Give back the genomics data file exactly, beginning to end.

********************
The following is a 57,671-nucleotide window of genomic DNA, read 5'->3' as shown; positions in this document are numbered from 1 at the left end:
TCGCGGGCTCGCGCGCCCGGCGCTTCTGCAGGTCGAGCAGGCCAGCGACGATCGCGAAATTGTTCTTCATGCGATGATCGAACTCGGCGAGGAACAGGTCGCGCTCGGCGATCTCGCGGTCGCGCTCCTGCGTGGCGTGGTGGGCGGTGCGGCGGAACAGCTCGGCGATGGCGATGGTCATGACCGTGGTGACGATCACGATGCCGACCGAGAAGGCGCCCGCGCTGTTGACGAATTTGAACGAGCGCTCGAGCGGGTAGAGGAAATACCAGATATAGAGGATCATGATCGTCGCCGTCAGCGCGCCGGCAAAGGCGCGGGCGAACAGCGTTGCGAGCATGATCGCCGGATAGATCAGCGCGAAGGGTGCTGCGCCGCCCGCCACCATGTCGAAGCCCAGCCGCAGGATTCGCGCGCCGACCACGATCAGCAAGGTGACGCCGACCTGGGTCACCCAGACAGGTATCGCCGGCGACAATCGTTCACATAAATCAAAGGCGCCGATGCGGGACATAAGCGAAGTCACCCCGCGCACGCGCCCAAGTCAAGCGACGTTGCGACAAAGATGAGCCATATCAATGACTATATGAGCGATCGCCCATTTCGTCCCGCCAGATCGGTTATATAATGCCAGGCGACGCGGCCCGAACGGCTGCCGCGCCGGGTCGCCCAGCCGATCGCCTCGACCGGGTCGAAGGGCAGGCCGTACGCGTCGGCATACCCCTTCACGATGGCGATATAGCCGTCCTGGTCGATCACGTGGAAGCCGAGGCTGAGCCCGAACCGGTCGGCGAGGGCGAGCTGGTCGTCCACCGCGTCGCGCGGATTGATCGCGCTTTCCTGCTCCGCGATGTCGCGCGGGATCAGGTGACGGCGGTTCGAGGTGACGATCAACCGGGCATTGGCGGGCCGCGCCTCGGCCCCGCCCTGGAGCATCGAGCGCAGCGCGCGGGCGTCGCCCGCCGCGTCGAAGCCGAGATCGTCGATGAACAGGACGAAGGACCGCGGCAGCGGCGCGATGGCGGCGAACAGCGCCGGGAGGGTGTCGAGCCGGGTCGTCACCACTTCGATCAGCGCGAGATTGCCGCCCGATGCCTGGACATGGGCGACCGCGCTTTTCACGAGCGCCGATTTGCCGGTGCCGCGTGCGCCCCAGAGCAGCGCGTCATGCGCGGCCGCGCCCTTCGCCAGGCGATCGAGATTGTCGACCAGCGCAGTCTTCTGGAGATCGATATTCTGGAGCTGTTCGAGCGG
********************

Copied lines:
The following is a 57,671-nucleotide window of genomic DNA, read 5'->3' as shown; positions in this document are numbered from 1 at the left end:
TCGCGGGCTCGCGCGCCCGGCGCTTCTGCAGGTCGAGCAGGCCAGCGACGATCGCGAAATTGTTCTTCATGCGATGATCGAACTCGGCGAGGAACAGGTCGCGCTCGGCGATCTCGCGGTCGCGCTCCTGCGTGGCGTGGTGGGCGGTGCGGCGGAACAGCTCGGCGATGGCGATGGTCATGACCGTGGTGACGATCACGATGCCGACCGAGAAGGCGCCCGCGCTGTTGACGAATTTGAACGAGCGCTCGAGCGGGTAGAGGAAATACCAGATATAGAGGATCATGATCGTCGCCGTCAGCGCGCCGGCAAAGGCGCGGGCGAACAGCGTTGCGAGCATGATCGCCGGATAGATCAGCGCGAAGGGTGCTGCGCCGCCCGCCACCATGTCGAAGCCCAGCCGCAGGATTCGCGCGCCGACCACGATCAGCAAGGTGACGCCGACCTGGGTCACCCAGACAGGTATCGCCGGCGACAATCGTTCACATAAATCAAAGGCGCCGATGCGGGACATAAGCGAAGTCACCCCGCGCACGCGCCCAAGTCAAGCGACGTTGCGACAAAGATGAGCCATATCAATGACTATATGAGCGATCGCCCATTTCGTCCCGCCAGATCGGTTATATAATGCCAGGCGACGCGGCCCGAACGGCTGCCGCGCCGGGTCGCCCAGCCGATCGCCTCGACCGGGTCGAAGGGCAGGCCGTACGCGTCGGCATACCCCTTCACGATGGCGATATAGCCGTCCTGGTCGATCACGTGGAAGCCGAGGCTGAGCCCGAACCGGTCGGCGAGGGCGAGCTGGTCGTCCACCGCGTCGCGCGGATTGATCGCGCTTTCCTGCTCCGCGATGTCGCGCGGGATCAGGTGACGGCGGTTCGAGGTGACGATCAACCGGGCATTGGCGGGCCGCGCCTCGGCCCCGCCCTGGAGCATCGAGCGCAGCGCGCGGGCGTCGCCCGCCGCGTCGAAGCCGAGATCGTCGATGAACAGGACGAAGGACCGCGGCAGCGGCGCGATGGCGGCGAACAGCGCCGGGAGGGTGTCGAGCCGGGTCGTCACCACTTCGATCAGCGCGAGATTGCCGCCCGATGCCTGGACATGGGCGACCGCGCTTTTCACGAGCGCCGATTTGCCGGTGCCGCGTGCGCCCCAGAGCAGCGCGTCATGCGCGGCCGCGCCCTTCGCCAGGCGATCGAGATTGTCGACCAGCGCAGTCTTCTGGAGATCGATATTCTGGAGCTGTTCGAGCGG